Hard roads and high fuel bills
December 2, 2004
It looks like Carson City and many of its residents should be qualifying for some kind of tax credit.
That’s because they’re apparently relying on solar energy for snow removal.
If you live in a neighborhood a couple of streets away from a main artery, it’s a good idea to have a four-wheel-drive vehicle – or preferably a Moon Rover – to make it over the icebergs that have developed since last weekend’s snowstorm.
That’s a nuisance, I guess. The main streets and highways are cleared, so it’s not that hard to get around as long as you’re patient and use a little caution coming up on intersections, some of which are more slippery than an ice rink and attract drivers who like to brake at the last second.
More dangerous, though, is the proliferation of unscooped sidewalks around town.
I see schoolchildren walking in the street because whole blocks are still untouched by homeowners’ shovels.
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I realize most of the time we can rely on Mother Nature to supply enough sunshine and warm temperatures during the day that lazy people can just wait out their shoveling chores.
But the folks who didn’t get busy on Saturday or Sunday now find their driveways and sidewalks resemble glaciers, thanks to sub-zero temperatures at night.
The other problem with the cold weather is that natural-gas bills are going to be out of sight. My last one was already over $100, and it hadn’t even been really cold yet.
If the gas we put in our cars and trucks had the same kind of price fluctuations, we’d be screaming. Politicians would be demanding investigations. There would be calls for opening up more territory to drilling and easing restrictions on the industry because poor consumers couldn’t afford the cost of an essential fuel.
But natural gas for many of us is just as essential as gasoline. We don’t have much choice but to heat our homes at least to a comfortable level.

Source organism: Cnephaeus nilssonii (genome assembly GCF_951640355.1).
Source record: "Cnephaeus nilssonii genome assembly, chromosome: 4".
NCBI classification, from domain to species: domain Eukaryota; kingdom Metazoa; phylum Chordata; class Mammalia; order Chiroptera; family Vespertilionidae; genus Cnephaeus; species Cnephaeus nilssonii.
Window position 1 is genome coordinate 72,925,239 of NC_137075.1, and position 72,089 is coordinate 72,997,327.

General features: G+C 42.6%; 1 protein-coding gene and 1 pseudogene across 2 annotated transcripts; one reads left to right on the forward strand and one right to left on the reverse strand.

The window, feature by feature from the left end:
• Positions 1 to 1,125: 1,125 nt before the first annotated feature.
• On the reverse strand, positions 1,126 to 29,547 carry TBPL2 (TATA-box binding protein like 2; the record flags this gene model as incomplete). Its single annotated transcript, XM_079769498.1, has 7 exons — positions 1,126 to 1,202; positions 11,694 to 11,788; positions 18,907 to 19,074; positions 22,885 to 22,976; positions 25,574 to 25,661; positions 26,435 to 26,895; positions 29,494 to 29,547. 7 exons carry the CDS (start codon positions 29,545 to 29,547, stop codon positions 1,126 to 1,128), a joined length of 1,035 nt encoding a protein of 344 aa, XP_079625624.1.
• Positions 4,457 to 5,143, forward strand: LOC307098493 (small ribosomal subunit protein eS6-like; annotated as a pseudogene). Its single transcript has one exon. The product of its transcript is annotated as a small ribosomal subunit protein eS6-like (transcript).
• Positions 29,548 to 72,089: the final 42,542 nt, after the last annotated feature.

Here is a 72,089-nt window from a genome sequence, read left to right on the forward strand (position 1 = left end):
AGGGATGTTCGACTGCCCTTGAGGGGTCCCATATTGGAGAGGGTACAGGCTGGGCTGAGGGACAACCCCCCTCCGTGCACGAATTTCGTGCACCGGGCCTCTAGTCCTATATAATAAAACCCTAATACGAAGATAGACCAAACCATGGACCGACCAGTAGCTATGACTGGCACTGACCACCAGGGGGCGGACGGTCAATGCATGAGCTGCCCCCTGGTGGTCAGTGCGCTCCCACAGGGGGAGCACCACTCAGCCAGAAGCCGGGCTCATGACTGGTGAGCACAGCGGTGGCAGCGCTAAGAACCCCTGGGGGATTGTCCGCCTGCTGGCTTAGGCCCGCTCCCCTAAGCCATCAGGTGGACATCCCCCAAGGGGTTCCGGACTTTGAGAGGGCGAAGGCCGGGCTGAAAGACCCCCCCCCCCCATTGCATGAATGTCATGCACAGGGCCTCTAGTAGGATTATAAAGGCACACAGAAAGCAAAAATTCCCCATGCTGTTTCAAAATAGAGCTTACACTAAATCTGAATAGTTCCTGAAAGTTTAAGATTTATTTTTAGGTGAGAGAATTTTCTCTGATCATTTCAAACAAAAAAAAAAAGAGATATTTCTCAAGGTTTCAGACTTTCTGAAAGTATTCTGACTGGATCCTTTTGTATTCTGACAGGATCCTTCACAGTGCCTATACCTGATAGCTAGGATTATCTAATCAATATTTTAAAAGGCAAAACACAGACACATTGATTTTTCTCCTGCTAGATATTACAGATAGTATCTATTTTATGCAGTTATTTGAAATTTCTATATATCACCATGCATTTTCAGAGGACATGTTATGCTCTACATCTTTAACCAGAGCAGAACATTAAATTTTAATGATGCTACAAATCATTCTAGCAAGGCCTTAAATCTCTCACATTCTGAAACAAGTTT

Imagine if there were signs on corners along Carson Street advertising the price of natural gas every day, like the gas stations post. We’d be astonished.
Gas companies like Southwest Gas buy their supplies in decatherms, and not too long ago – prior to 2001 – the price was somewhere around $2.50 to $3 a decatherm.
That year the price went crazy – up to $9.98 on the spot market – and our monthly gas bills began to rise proportionally.
So compare that to gasoline. Say you were driving past a gas station in 2001 and the price was $1.61 (about what it was then). But a few months later, when you pulled into the station you were pumping gas at $6.26 a gallon.
Think people would be crazy mad?
The same thing is happening this winter. The average rate for a decatherm in December was $7.41, and the high nationally was $8.75.
How does that translate for you and me?
Well, a month ago, Southwest Gas warned us that home-heating bills were going to be a lot higher this winter. The company figured an average customer’s bill (using 96 therms in December) was going to rise from $86.27 last year to $122.05 this December.
That’s an increase of 41 percent, if you were wondering.
Again, trying to put it into perspective of gasoline prices, it would be like the pump price suddenly going from $1.95 to $2.74 a gallon.
You can’t blame Southwest Gas for the market price of natural gas any more than you could blame AM/PM for the price of a barrel of oil. Southwest Gas is trying to make money, sure, but not at quadruple the rate.
When natural-gas market prices go up, Southwest Gas has to ask for a rate increase. Those are called “pass-along” increases, in which it simply charges customers the increase it’s seeing from its suppliers.
In fact, Southwest Gas’ last quarterly report showed a net loss of $16.4 million. But that’s a seasonal thing, and for the year its net income was up – from $41.8 million a year ago to $50.8 million.
Southwest Gas says it has been locking in long-term contracts, so it isn’t relying on the spot market. Otherwise, things could be worse.
I don’t know enough about the natural-gas market to say how prices should be held at some reasonable level. Apparently production is down, even though drilling is up. Our consumption of natural gas continues to outstrip production. Little of the natural gas used in the United States is imported, so we’re not yet dependent on foreign sources – but we could be eventually.
Northern Nevada isn’t a major natural-gas producer, however, I used to live in Southwest Colorado, where there are thousands of wells. It’s an environmental controversy. What isn’t?
For people like me, who want to stay warm but also don’t like seeing great tracts of land dissected into gas fields, the answer is to be as conservative as possible. By that I mean plugging the gaps around doors and windows. Wearing a sweater while I’m watching television in the evening. Changing the filters on the furnace regularly.
And hoping for nice warm sunshine – for the sake of our streets and our heating bills.
Barry Smith is editor of the Nevada Appeal. Contact him at email@example.com or 881-1221.